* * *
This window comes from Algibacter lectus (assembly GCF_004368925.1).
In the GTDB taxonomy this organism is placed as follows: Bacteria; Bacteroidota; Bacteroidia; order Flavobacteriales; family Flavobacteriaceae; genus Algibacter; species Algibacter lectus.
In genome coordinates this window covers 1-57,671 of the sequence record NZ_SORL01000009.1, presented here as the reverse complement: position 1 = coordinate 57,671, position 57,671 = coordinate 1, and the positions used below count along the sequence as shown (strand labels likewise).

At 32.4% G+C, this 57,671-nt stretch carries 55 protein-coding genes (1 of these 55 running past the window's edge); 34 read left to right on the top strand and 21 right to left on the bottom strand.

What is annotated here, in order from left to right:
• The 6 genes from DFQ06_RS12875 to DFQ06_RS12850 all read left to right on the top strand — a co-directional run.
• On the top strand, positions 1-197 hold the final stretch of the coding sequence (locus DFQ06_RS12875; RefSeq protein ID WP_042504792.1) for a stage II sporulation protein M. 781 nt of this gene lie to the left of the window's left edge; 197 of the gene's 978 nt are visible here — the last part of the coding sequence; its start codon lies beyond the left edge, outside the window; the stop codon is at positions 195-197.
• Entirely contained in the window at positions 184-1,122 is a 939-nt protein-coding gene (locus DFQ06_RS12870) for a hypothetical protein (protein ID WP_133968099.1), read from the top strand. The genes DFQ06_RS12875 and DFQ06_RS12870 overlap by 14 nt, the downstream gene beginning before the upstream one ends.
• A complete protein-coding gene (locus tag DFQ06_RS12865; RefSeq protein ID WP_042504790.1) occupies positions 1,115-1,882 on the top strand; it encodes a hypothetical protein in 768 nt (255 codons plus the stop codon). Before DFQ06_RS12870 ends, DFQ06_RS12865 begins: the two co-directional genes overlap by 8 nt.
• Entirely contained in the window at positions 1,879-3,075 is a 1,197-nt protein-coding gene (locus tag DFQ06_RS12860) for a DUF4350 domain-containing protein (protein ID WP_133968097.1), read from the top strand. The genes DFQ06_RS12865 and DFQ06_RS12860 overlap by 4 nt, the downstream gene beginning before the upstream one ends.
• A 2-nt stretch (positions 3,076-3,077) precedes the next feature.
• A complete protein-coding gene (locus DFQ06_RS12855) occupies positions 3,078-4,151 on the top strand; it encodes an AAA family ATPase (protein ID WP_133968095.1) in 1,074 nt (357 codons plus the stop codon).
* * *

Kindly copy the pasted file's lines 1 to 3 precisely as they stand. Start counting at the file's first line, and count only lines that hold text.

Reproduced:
This window comes from Algibacter lectus (assembly GCF_004368925.1).
In the GTDB taxonomy this organism is placed as follows: Bacteria; Bacteroidota; Bacteroidia; order Flavobacteriales; family Flavobacteriaceae; genus Algibacter; species Algibacter lectus.
In genome coordinates this window covers 1-57,671 of the sequence record NZ_SORL01000009.1, presented here as the reverse complement: position 1 = coordinate 57,671, position 57,671 = coordinate 1, and the positions used below count along the sequence as shown (strand labels likewise).